When we are speaking, we want to get our point across, so it resonates with the audience such that some, if not all, will take action. If we are not successful, we will not achieve our objective. But suppose if you are a prosecutor and your objective is to put bad guys away. If you don't resonate with the jury in your rebuttal argument, you could lose the case. Bad guys go free. You don't get a second chance.
We all remember the famous OJ Simpson trial. The trial lasted for eleven months. In the famous closing argument, Johnny Cochran, OJ's lead attorney, exhorted to the jury that "If it doesn't fit, you must acquit." Cochran was referring to the botched effort by the prosecution to have OJ try Aris Light gloves. Since OJ was wearing latex gloves, it didn't fit. That failed demonstration helped acquit OJ since the jury saw it and OJ made sure the jury saw it. And Cochran made sure in his closing argument that the jury did not forget that the gloves didn't fit.
The jury didn't forget. They deliberated less than four hours to find OJ not guilty. What Cochran did was he did not make the jurors think too hard. The jurors saw with their own eyes that gloves didn't fit; hence, they ignored all other evidence. Though prosecution had better facts, it did not have a better story. And that is often the difference between winning and losing since both sides are persuasive in their arguments.
A prosecutor gets to make the rebuttal argument. It is the last argument the jurors hear before deliberating. The challenge the prosecutor faces is to come up with an argument that is simple, clear, and memorable so the jurors can latch on to that and come up with the justification they need to find the defendant guilty. And it has to better than the one defense attorney uses to acquit their client(s).
So how do you make the jury not think hard? One way to do it is by using a children's poem. Anything a children can understand then adults are certainly going to understand.
Jason Masimore, a prosecutor in the Southern District of New York (SDNY), used a children's poem to convict Republican State Senate majority leader of New York, Dean Skelos. Preet Bharara explains this in his book Doing Justice.
Skelos was a powerful man in New York politics. He abused his position by extorting money from businesses that went to his son, Adam Skelos. The SDNY, led by Preet Bharara, charged Dean Skelos with conspiracy with his son.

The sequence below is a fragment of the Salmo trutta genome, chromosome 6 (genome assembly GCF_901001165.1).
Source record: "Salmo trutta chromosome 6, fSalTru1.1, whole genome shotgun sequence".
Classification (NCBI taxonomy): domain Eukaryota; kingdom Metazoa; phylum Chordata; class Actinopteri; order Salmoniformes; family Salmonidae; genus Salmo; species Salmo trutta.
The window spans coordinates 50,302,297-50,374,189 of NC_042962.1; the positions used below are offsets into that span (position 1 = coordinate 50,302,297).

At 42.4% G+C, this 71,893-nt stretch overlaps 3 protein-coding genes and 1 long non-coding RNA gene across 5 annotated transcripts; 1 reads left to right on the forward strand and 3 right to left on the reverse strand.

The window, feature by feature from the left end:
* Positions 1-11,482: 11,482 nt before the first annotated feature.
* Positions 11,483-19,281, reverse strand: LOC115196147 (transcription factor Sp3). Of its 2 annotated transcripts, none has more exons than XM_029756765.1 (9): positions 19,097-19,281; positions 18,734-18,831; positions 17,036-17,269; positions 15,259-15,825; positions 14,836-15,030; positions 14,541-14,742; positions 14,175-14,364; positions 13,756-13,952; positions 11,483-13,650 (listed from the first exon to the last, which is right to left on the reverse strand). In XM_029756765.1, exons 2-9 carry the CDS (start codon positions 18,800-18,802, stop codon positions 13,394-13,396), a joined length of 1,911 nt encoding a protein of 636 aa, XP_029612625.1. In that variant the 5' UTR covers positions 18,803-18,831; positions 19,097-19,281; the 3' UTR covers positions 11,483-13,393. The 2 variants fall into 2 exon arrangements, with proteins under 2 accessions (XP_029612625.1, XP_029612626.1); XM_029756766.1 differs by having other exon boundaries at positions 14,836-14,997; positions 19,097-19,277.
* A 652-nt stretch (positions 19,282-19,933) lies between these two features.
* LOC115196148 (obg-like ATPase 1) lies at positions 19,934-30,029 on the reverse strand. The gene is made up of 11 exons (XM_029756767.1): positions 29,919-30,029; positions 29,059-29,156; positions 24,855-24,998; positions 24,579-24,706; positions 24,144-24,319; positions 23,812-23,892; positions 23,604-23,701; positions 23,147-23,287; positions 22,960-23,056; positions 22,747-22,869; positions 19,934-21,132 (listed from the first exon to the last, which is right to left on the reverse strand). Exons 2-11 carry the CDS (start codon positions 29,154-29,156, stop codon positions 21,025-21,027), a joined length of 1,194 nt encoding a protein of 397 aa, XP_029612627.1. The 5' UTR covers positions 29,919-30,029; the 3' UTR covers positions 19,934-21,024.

The SDNY had strong evidence against both the father and the son. Still, Bharara did not want to take any chances. Some jurors could be sympathetic to defense's best argument that Dean Skelos was just being a good father by helping his son.
To game-out this argument, SDNY hired a jury consultant to see what the focus group said during the deliberation. Most in the focus group were not persuaded by the father-son argument, but some did bring it up. So SDNY had to come up with a better story in their rebuttal argument.
And they did.
Jason Masimore had read to his son a poem "gorilla" from Shel Silverstein chidren's book Where the Sidewalk Ends.
In the poem, this kid goes to school riding on top of a gorilla, and everybody is nice to him. He gets presents. He gets all As. Life is really good for the kid because others know that if they piss off the kid, then he will unleash the gorilla on them. No one wanted that to happen so they did whatever it took to satisfy the kid.
Adam Skelos did not have to say anything or do anything to extort money from businesses to pay him. Businesses knew how powerful his dad was.
Masimore explained to the jury: "The gorilla in this case that you heard about, it's the power of the office of the senate majority leader." This children's poem was a perfect metaphor since it got to the heart of how an abuse of power works. The use of it helped convict Dean Skelos and Adam Skelos.
This example shows that whenever you are making a case, you need a better story than your competitors to persuade decision makers. You need an argument that is simple, clear, and memorable. If this could work in a high stakes criminal prosecution, it will work in business or anything.
Jay Oza is an author, speaker, executive coach. He makes people thrive on high stakes stage whether it's for a job interview, a sales presentation or a high-stakes speech. He is the author of a practical book Winning Speech Moments: How to Achieve Your Objective with Anyone, Anytime, Anywhere. You can get this book on Amazon for 99 cents for a limited time. Please download the free speech checklist that you can use to help you create a winning speech for any situation.
Please contact him if you would like to have a two 75 minute coaching session on job interviewing or high-stakes speaking. If you are interested in inviting him to give a talk on job Interviewing or high-stakes speaking. You can reach him at firstname.lastname@example.org.